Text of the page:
He also revealed that about 30 percent of the evacuated military personnel were currently being returned to duty and of the 30-40 service members currently being evacuated to Landstuhl every day, about 10 to 12 percent had been wounded-in-action.
Slobodan Jazarevic, a trauma and vascular surgeon, is a member of the Florida National Guard who has served in Iraq and is currently working at LRMC. He told me that injuries were devastating.
He left his practice in Palm Beach to serve what he calls the “just cause” in Iraq and Landstuhl.
For Maj. David A. Johnson, administrative director at RMC, it is not only traumatic but “our new steady state.”
February statistics from the Deployed Warrior Medical Management Center show that 11,652 soldiers from Iraq and Operation Enduring Freedom have been treated at Landstuhl. Of these, only 1,232—roughly one in 10—returned to duty; 10,420 required further medical treatment.
Ms. Shaw, the Belgian-born civilian spokeswoman for LRMC, confirmed that 90 percent of the U.S. personnel evacuated from Iraq and Afghanistan had been sent to the United States for further treatment.
When I asked her about the number of casualties caused by hostile action, she responded that LRMC did not keep records of the cause of the casualties.
She told me that LRMC currently has between 160 and 320 beds and a staff of 1,700 but has the space and personnel available to quickly increase its capacity.
“We had 1,000 beds set up during the first Gulf War. In 1988 when we had the Ramstein air show disaster we handled 580 casualties in one night,” she added.
On the issue of LRMC provided psychological counseling for the seriously wounded soldiers and amputees, she pointed out that “ time is very short” and most of the wounded are moved on to the United States in a matter of days. She admitted that amputees are still in a state of shock.
Casualty figures released on Feb. 3 by the Department of Defense from the invasion and occupation of Iraq indicate a significant gap with the figures I was given at the hospital.
Lt. Col. Jordan said Landstuhl had received 11,400 from Iraq, while the Pentagon has only reported a total of 2,996 U.S. wounded in the occupation of Iraq.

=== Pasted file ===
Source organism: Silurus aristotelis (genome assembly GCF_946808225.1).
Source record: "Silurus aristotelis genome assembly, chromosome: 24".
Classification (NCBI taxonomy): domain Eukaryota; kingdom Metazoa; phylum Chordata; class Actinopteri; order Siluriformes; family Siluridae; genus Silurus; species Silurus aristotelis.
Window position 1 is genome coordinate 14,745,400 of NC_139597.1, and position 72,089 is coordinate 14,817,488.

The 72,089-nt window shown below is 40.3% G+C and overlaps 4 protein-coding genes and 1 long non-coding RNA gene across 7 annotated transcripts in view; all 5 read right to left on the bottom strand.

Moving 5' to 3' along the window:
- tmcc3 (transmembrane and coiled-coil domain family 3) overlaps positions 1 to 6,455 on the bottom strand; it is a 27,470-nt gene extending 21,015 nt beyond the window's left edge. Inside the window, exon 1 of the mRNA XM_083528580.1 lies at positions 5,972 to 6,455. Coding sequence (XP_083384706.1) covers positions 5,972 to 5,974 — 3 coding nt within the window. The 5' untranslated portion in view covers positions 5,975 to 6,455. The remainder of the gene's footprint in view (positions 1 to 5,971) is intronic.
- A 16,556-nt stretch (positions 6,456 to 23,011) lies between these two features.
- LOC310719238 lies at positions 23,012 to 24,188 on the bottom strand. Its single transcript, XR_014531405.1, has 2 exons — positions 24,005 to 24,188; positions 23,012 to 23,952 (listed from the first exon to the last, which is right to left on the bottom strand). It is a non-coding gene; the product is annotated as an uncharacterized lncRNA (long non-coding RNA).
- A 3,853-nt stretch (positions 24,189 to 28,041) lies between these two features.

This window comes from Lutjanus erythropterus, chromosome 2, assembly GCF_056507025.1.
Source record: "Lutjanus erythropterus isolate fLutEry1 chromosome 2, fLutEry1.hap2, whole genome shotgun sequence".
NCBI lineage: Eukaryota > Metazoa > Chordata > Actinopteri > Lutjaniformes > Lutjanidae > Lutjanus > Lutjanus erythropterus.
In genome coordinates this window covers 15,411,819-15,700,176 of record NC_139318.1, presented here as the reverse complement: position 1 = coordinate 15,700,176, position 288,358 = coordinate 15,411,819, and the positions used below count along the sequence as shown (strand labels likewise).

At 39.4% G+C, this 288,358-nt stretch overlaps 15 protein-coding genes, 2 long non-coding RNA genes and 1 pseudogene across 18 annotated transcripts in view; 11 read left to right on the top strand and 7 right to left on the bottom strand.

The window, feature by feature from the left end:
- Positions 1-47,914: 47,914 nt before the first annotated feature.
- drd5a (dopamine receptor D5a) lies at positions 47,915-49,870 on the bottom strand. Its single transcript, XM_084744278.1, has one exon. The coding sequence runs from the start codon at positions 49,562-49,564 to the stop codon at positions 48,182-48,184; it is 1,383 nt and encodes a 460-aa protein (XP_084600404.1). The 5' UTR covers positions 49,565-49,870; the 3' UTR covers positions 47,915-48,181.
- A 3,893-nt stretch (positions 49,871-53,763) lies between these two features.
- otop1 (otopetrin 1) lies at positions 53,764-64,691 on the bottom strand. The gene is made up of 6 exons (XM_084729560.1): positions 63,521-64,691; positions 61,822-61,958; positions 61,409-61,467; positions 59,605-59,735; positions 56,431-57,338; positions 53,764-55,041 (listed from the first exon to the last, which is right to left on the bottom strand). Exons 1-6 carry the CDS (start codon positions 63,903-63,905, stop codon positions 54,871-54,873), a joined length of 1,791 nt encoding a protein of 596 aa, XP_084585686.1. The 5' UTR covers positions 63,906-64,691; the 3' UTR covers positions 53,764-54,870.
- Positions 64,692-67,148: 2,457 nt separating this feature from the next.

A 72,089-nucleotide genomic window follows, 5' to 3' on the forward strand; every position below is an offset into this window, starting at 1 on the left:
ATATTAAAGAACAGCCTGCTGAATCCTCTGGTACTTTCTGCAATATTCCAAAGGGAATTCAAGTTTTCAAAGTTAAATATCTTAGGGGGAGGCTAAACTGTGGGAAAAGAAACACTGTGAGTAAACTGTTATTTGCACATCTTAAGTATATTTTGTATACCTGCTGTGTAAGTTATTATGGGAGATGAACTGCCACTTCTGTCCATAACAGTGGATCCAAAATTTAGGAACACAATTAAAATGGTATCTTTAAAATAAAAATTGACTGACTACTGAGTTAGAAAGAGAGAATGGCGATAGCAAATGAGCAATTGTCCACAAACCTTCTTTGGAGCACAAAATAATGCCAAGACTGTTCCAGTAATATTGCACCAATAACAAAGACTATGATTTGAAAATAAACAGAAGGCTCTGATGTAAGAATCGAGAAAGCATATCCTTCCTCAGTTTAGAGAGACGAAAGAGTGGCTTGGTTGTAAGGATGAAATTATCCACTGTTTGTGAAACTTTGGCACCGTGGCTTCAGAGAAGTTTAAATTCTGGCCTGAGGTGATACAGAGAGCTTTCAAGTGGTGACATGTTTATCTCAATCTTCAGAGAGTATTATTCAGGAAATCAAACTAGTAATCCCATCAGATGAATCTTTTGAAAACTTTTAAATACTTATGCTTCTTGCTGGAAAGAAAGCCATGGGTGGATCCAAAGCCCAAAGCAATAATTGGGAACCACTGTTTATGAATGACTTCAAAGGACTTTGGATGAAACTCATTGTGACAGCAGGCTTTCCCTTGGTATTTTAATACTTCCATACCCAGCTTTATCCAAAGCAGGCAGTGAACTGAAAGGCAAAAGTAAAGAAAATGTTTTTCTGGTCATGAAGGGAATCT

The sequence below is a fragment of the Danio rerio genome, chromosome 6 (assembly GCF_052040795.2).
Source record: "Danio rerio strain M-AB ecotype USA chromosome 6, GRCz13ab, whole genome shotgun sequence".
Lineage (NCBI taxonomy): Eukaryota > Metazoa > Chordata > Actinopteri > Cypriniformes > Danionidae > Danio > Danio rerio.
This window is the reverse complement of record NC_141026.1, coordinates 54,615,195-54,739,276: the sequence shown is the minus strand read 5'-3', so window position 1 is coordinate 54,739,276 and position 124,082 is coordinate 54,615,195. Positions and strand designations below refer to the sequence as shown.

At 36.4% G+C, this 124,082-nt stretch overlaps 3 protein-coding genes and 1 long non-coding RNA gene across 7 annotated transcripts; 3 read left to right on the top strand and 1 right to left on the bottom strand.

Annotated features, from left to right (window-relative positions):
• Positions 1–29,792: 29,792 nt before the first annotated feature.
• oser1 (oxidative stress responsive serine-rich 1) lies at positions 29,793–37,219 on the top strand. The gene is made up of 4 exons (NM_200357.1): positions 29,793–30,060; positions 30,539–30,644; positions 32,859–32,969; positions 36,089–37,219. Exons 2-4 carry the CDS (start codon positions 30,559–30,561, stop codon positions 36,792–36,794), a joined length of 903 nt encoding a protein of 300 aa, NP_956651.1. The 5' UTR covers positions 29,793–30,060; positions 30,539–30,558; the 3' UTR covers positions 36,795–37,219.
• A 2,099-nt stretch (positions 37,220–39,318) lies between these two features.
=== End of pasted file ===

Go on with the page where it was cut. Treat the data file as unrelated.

Jordan’s figure of 11,400, however, represents service members “requiring medical care” from all causes, hostile and non-hostile. Reportedly, some soldiers wounded in action have been classified as non-hostile injured, e.g. when a truck rolls over or some other type of accident occurs.
For Operation Enduring Freedom, which includes all the countries other than Iraq where the “war on terror” is being waged—from Arabia and Uzbekistan to the Philippines—the Pentagon has released a figure of 107 dead. These Pentagon statistics did not include the wounded.
However, the government gives a figure of 522 killed in Iraq since President Bush unleashed his “shock and awe” devastation on that nation.
When AFP asked Pentagon spokesman Jim Turner why the Pentagon did not provide current statistics on the number of wounded in the global war on terror, he replied: “You are the first reporter who has ever asked.”
Turner dismissed the claim that political directives from the Pentagon are being imposed to minimize casualty figures from Iraq and Afghanistan.
Regarding the discrepancy of some 8,000 casualties, Ms. Shaw told AFP that one should compare the hospitalization rates of a population the size of the deployment “downstream” with a city of similar size in the United States.
Asked about the seeming scarcity of images of wounded U.S. military personnel in the mass media, she said there were “plenty of them.”
She denied there were Pentagon directives to prevent images of injured servicemen from reaching the public.
A recent straw poll done by National Public Radio found that the American public had no idea how many U.S. military personnel had been wounded in Iraq and Afghanistan.